By Laurie Paolicelli
The Carolina Inn, a colonial-revival-style structure on the western rim of the UNC campus in the heart of Chapel Hill, is the sort of place people go to celebrate the important milestones, the moments we tend to measure the rest of our lives by. One step onto those floors – with their signature black and white terrazzo surface – and you know you’ve entered a charmed and storied place.
It’s beautiful in a way that lifts your heart and has been for almost 100 years. This doesn’t happen by itself, of course. Hundreds of men and women pour their hearts and their talents into keeping the wheels turning here, and it’s a source of pride for them all.
Until the COVID 19 pandemic shuttered the hospitality industry, the Inn was fully staffed and in position to host hundreds of events in 2020.
“The hardest part of this pandemic was laying off and furloughing more than 100 employees, many of whom have been here most of their working life. It’s family, a home away from home for many of our staff,” says General Manager Mark Sherburne.
Sherburne is not sure what the rehire process will look like. He’s hopeful that one day soon there will be a green light that allows hotel and restaurant staff to come back to work.
Pheron Sledge is one of those employees who is hopeful that day will come soon. Sledge has been with the Inn as a cook for two decades. “I miss the camaraderie, and I often think of the Sunday brunch customers I got to know so well. It was like having family for dinner. And you could feel the excitement the entire building had right before a wedding.”
Sledge says just being in the prettiest building in Chapel Hill was fun. “I have always worked in historic buildings and the Carolina Inn has been my favorite. I feel a real pride at being part of the staff there because we’re a team. We share a love of working with people and making their event a memorable occasion.”
The Carolina Inn became the elegant destination it is today out of necessity.
John Sprunt Hill, UNC class of 1889, came back to visit Chapel Hill in the fall of 1921 for a meeting of the UNC Board of Trustees. With limited lodging options, he settled for a rundown hotel on Franklin Street, along the northern border of campus. The heat of a Southern autumn and the pitter-patter of little mice feet kept him awake all night.
He purchased the property where in the 1700s the town’s namesake “Chapel on the Hill” once stood. He hired architect Arthur Nash, who was in the process of designing UNC’s Wilson Library, Graham Memorial Building, and Spencer Dormitory, to design the new inn.
For almost one hundred years the Inn has attracted family, celebrity, sport’s stars, and travelers who want more than just a place to stay: they want an experience to remember.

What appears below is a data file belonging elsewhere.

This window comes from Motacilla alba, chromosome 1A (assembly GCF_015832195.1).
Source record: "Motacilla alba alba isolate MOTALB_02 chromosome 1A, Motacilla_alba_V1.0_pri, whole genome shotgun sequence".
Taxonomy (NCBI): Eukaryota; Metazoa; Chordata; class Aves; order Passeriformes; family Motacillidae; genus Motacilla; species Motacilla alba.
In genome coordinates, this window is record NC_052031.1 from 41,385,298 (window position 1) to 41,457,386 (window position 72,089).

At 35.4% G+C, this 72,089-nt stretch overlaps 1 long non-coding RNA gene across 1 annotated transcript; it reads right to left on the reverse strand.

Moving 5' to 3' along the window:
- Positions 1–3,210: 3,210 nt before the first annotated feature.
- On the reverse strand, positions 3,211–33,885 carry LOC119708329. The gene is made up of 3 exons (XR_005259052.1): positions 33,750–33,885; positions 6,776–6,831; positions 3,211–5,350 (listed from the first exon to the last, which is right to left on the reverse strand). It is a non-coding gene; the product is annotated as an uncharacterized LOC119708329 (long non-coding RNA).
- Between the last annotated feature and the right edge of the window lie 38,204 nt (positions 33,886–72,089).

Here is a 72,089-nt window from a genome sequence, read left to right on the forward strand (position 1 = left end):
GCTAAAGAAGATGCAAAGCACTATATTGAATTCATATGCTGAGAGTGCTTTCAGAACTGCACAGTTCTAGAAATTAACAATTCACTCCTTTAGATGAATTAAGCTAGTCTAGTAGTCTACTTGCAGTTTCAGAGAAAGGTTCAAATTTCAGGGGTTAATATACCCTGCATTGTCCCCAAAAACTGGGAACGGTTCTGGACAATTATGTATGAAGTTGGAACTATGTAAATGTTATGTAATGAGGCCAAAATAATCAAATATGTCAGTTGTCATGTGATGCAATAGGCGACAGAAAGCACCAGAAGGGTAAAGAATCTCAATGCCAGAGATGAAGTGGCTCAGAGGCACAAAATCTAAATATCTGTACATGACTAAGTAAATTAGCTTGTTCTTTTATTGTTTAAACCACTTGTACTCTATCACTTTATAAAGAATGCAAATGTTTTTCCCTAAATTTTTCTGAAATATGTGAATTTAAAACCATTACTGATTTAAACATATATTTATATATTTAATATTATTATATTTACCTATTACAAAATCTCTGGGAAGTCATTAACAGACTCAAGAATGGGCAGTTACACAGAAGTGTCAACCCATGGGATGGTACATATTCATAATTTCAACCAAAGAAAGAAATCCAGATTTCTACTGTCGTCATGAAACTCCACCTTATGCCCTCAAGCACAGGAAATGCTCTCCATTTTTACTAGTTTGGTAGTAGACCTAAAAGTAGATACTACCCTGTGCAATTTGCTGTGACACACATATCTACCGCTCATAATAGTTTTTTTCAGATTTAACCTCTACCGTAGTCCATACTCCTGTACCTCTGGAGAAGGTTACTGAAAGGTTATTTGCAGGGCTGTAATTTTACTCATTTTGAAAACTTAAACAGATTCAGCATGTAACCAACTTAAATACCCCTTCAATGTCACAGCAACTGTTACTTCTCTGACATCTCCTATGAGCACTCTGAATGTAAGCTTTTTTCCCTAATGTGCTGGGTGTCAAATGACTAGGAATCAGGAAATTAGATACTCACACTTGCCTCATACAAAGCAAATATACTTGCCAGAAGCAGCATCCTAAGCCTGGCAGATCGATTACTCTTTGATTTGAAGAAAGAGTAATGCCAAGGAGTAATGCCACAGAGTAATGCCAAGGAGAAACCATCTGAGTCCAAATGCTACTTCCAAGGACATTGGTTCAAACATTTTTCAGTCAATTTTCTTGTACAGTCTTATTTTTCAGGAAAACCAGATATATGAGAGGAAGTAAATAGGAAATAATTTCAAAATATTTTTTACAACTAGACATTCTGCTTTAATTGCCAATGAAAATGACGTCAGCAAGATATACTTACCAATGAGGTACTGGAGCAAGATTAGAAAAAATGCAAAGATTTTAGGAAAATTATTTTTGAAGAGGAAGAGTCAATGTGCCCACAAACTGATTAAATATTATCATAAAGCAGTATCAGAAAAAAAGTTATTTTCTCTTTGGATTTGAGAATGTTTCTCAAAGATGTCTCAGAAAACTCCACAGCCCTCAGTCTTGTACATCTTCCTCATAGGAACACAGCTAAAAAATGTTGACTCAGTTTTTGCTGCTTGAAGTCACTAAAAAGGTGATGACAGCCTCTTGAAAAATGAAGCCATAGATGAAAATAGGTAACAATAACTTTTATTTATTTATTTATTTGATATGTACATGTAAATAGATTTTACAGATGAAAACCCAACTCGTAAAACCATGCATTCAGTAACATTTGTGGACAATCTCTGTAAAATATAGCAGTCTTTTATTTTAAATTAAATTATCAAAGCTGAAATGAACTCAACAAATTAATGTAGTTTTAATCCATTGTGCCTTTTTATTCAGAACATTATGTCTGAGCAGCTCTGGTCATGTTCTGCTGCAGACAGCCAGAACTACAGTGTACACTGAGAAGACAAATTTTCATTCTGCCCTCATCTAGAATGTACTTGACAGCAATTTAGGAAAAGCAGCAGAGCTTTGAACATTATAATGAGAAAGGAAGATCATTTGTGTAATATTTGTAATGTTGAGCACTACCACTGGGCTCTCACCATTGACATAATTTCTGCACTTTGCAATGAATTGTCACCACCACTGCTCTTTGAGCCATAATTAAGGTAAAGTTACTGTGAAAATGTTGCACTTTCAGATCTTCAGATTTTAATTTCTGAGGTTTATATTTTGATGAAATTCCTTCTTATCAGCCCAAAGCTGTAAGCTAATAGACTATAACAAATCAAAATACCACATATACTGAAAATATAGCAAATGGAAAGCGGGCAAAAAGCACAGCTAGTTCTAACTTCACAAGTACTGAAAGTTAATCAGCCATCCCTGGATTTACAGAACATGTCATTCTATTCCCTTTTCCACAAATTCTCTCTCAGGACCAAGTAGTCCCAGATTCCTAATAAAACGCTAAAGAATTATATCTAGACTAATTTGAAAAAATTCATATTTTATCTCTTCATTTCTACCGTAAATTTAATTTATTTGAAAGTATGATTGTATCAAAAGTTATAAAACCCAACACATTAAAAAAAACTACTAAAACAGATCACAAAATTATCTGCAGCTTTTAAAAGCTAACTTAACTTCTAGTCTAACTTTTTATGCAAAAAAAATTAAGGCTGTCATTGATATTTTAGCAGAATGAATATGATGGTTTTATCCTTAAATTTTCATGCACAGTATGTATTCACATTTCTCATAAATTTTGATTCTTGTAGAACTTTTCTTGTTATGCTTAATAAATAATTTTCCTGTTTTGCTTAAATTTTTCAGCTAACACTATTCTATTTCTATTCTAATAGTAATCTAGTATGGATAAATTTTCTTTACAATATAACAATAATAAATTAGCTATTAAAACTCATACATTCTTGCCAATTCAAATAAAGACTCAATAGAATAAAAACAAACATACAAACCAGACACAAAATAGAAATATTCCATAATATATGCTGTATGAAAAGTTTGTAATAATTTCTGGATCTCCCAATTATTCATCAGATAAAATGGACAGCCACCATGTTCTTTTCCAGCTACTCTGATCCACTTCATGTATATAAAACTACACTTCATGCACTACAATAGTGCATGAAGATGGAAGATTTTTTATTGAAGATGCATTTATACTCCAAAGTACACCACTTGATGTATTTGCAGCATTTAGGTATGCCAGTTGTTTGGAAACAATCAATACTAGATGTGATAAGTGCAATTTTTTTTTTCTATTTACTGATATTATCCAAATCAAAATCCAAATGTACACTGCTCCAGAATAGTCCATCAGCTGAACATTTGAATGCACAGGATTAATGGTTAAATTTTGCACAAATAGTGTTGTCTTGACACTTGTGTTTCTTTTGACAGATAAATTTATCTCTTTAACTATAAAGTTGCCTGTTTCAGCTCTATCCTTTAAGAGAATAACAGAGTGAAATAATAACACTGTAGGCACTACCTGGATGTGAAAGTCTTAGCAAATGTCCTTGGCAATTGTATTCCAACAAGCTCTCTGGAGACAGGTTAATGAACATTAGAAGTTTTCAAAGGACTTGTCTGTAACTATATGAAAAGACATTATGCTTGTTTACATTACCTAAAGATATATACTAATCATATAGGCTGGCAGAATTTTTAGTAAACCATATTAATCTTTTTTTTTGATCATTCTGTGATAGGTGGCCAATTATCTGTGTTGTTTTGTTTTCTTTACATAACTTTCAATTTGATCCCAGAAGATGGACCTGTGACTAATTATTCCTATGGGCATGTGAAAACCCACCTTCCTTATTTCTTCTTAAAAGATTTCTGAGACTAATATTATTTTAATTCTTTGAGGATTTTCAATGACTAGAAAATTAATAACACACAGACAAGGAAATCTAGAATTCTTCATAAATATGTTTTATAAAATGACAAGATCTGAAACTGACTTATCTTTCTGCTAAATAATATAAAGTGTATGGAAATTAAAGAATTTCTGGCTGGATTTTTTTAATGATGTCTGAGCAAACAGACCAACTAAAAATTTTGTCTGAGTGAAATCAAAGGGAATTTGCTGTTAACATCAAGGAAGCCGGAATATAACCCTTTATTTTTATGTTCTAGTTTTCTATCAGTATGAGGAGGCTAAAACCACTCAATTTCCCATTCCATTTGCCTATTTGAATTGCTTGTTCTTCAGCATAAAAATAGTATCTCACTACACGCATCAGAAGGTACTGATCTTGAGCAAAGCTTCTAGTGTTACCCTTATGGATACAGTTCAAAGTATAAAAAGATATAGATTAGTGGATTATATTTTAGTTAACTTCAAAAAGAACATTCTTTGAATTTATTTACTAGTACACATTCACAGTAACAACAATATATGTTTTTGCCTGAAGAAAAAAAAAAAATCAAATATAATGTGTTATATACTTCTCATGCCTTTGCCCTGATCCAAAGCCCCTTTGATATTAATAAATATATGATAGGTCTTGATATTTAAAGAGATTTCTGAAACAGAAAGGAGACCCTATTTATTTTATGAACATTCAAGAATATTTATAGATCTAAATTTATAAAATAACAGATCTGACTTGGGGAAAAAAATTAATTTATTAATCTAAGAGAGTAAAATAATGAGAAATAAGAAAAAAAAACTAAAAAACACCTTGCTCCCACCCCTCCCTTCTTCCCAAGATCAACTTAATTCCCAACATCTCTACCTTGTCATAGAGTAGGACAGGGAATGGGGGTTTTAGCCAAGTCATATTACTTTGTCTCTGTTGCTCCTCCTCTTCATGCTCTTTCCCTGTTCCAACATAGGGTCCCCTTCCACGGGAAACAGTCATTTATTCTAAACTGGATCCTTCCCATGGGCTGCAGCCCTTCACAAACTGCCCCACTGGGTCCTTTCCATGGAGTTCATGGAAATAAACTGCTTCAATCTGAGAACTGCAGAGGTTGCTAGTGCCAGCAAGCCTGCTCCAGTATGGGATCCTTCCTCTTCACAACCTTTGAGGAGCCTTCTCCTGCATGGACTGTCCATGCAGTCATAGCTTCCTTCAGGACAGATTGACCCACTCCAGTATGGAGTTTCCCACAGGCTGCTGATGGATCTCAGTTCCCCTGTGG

Jackie Helvy, local Carrboro resident, loves her memories and cherishes the sweet connections she made there.
“My favorite customers ever were Marcel Marceau, who brought me down two signed photos and programs from his performance on campus for my kids that night, and Billy Preston, who gave me tickets to his concert after I made him a hot toddy for a sore throat.”
So many everyday joys have been postponed or stolen by COVID-19. One of them is the simple joy of enjoying dinner with friends, watching sports at a favorite pub with our buddies, having a chat with other party goers at a loved one’s wedding, or even simply going outside.
In 2024 the Carolina Inn will be 100 years old, a milestone that will be celebrated by the university, the town, and by the staff. But exactly how that will happen, no one knows just yet. That future seems far away. “But in the midst of all the fear and uncertainty, one thing shines through,” says Mark Sherburne, “The longing for interconnectedness and purpose and the resilience and solidarity of the human spirit in the time of crisis.”
In an odd way, a hotel – especially one like the Carolina Inn – can be a symbol for what awaits us on the other side: a freedom to celebrate, to mingle with strangers, to make new friends, to travel. And to do it with our families, the ones we were born into and the ones we forge on our own.
The restaurant is open on New Year’s Eve.
Pheron Sledge, longtime employee at The Carolina Inn, now on furlough, shares some insights into what makes the Inn a good neighbor.
- Nicest comments I hear: “The Inn’s charm to me is that it is both grand and like home.”
- The dining areas have seen a lot of change but guests always seem excited to be there — no matter what it looks like.
- Hurricane Fran is impossible to forget. Everyone pitched in, made guests comfortable, and cooked around the clock to keep up with room service. I remember handing ice out to neighbors. We were a hub. Guests came out the next morning and were so surprised at what had happened over night.
- ·There was a very big snow and ice storm back in the late 1990s. A bunch of us stayed overnight to be sure that we could be in the kitchen early enough to get breakfasts out and room service orders to the guests. The Red Cross came in and gave the staff handmade blankets. Management made sure people could get home safely and sent them with boxes of hot meals. We were a community. We have always been a community of all different kinds of people who pull together.
- It’s fun to meet someone while discussing what they like in their omelet. I’ll remember their requests the next time they come in and they love that.
- I’ve met people from my home town of Philly to people from the other side of the world — all while chatting over an omelet.
- Takes about 6 minutes to make an average sized omelet and you can answer a bunch of questions about Chapel Hill/Campus and the Inn in that amount of time.
Laurie Paolicelli is the Executive Director of the Chapel Hill/Orange County Visitors Bureau.